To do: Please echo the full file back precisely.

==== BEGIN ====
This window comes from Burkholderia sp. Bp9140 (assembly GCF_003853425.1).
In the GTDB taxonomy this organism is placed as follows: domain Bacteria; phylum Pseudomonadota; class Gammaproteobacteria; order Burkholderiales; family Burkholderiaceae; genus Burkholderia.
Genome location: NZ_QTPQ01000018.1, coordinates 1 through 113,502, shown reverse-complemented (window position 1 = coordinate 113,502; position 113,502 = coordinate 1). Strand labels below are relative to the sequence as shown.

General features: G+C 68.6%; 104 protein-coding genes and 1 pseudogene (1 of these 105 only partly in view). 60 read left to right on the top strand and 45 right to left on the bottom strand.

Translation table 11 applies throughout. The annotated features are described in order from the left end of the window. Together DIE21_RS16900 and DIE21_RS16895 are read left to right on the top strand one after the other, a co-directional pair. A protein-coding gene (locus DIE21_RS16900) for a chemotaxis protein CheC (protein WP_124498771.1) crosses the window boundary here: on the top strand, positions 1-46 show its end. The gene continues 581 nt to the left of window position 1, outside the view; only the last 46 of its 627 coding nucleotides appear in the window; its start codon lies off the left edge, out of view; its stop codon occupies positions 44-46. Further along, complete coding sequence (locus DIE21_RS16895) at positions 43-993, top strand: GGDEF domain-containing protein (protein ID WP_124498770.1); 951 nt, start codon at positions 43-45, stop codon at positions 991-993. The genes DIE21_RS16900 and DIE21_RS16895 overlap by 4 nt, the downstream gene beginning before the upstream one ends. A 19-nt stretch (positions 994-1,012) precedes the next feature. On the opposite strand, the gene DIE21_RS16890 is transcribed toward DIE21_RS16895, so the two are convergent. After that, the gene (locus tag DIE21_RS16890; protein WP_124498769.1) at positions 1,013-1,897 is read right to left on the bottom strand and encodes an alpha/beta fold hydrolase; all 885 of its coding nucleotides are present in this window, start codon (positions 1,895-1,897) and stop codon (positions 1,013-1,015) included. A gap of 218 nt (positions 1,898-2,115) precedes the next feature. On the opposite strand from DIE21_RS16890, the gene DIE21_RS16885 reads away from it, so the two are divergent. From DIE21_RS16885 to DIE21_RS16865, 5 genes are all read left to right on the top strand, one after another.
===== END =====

This window comes from Burkholderia sp. Bp9140 (assembly GCF_003853425.1).
In the GTDB taxonomy this organism is placed as follows: domain Bacteria; phylum Pseudomonadota; class Gammaproteobacteria; order Burkholderiales; family Burkholderiaceae; genus Burkholderia.
Genome location: NZ_QTPQ01000018.1, coordinates 1 through 113,502, shown reverse-complemented (window position 1 = coordinate 113,502; position 113,502 = coordinate 1). Strand labels below are relative to the sequence as shown.

General features: G+C 68.6%; 104 protein-coding genes and 1 pseudogene (1 of these 105 only partly in view). 60 read left to right on the top strand and 45 right to left on the bottom strand.

Translation table 11 applies throughout. The annotated features are described in order from the left end of the window. Together DIE21_RS16900 and DIE21_RS16895 are read left to right on the top strand one after the other, a co-directional pair. A protein-coding gene (locus DIE21_RS16900) for a chemotaxis protein CheC (protein WP_124498771.1) crosses the window boundary here: on the top strand, positions 1-46 show its end. The gene continues 581 nt to the left of window position 1, outside the view; only the last 46 of its 627 coding nucleotides appear in the window; its start codon lies off the left edge, out of view; its stop codon occupies positions 44-46. Further along, complete coding sequence (locus DIE21_RS16895) at positions 43-993, top strand: GGDEF domain-containing protein (protein ID WP_124498770.1); 951 nt, start codon at positions 43-45, stop codon at positions 991-993. The genes DIE21_RS16900 and DIE21_RS16895 overlap by 4 nt, the downstream gene beginning before the upstream one ends. A 19-nt stretch (positions 994-1,012) precedes the next feature. On the opposite strand, the gene DIE21_RS16890 is transcribed toward DIE21_RS16895, so the two are convergent. After that, the gene (locus tag DIE21_RS16890; protein WP_124498769.1) at positions 1,013-1,897 is read right to left on the bottom strand and encodes an alpha/beta fold hydrolase; all 885 of its coding nucleotides are present in this window, start codon (positions 1,895-1,897) and stop codon (positions 1,013-1,015) included. A gap of 218 nt (positions 1,898-2,115) precedes the next feature. On the opposite strand from DIE21_RS16890, the gene DIE21_RS16885 reads away from it, so the two are divergent. From DIE21_RS16885 to DIE21_RS16865, 5 genes are all read left to right on the top strand, one after another.